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|Anne is of no use to her
Written by Barbara
(10/16/2005 12:53 a.m.)
in consequence of the missive, The balm of sisterly consolation (long), penned by Robbin
I see Elizabeth as a person who only values or treats other people well as they are of use to her. Mrs. Clay knows all the right things to do and say and so she is of material use to Elizabeth's ego. Anne won't play that game, so Anne is nothing.
Anne couldn't (at least not up until now) introduce Elizabeth and Sir Walter to anyone 'worth' knowing, she adds no consequence to their social circle or status, so she is nobody. There are others who are considered 'nobody' by Elizabeth and Sir Walter, including Frederick's clergyman brother--they just don't have the misfortune of having to live with them.
Also, Elizabeth is a very unhappy person, and Anne is a convenient target.
(Ch. 1) "Thirteen winters' revolving frosts had seen her opening every ball of credit which a scanty neighbourhood afforded; and thirteen springs shewn their blossoms, as she travelled up to London with her father, for a few weeks annual enjoyment of the great world. She had the remembrance of all this, she had the consciousness of being nine-and-twenty, to give her some regrets and some apprehensions."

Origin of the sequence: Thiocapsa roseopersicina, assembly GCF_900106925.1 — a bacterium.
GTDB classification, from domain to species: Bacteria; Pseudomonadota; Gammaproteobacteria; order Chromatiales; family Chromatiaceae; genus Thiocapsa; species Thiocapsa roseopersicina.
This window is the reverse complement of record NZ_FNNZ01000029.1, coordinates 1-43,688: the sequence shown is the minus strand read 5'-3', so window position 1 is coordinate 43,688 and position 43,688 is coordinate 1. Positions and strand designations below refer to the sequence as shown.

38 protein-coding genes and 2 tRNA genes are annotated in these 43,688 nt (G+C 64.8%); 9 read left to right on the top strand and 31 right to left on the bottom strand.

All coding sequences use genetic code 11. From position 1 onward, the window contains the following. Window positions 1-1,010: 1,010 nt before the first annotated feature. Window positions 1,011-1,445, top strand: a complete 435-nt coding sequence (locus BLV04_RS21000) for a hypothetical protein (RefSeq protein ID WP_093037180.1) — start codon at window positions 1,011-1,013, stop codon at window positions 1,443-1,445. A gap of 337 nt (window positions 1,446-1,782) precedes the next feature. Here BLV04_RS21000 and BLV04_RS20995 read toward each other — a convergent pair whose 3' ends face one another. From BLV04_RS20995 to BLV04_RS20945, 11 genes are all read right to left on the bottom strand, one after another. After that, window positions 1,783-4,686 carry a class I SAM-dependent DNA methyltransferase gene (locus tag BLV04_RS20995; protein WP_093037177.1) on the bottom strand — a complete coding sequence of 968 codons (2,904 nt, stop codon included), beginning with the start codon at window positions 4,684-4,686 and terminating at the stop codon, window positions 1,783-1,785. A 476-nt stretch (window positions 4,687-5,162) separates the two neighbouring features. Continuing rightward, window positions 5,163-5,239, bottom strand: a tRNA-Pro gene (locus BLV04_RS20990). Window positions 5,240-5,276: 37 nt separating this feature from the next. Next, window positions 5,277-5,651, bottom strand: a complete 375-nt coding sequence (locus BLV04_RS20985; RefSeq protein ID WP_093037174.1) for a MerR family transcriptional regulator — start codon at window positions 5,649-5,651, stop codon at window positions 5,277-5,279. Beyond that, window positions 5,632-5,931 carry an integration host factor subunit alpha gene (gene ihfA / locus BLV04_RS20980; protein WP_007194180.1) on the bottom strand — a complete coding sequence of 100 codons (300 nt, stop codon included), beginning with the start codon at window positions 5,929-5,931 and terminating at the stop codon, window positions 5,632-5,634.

Elizabeth feels that her life is passing her by, much as Anne has been feeling, but Elizabeth has no inner resources to deal with this, so she lashes out at the most convenient target. Also, Elizabeth has had no guidance from a parent since the age of 16 to tell her that this behaviour was wrong. She won't listen to Lady Russell, and who else is there?
I don't mean to defend Elizabeth in any way, but I think there is more to the behaviour than pure spite and jealousy.
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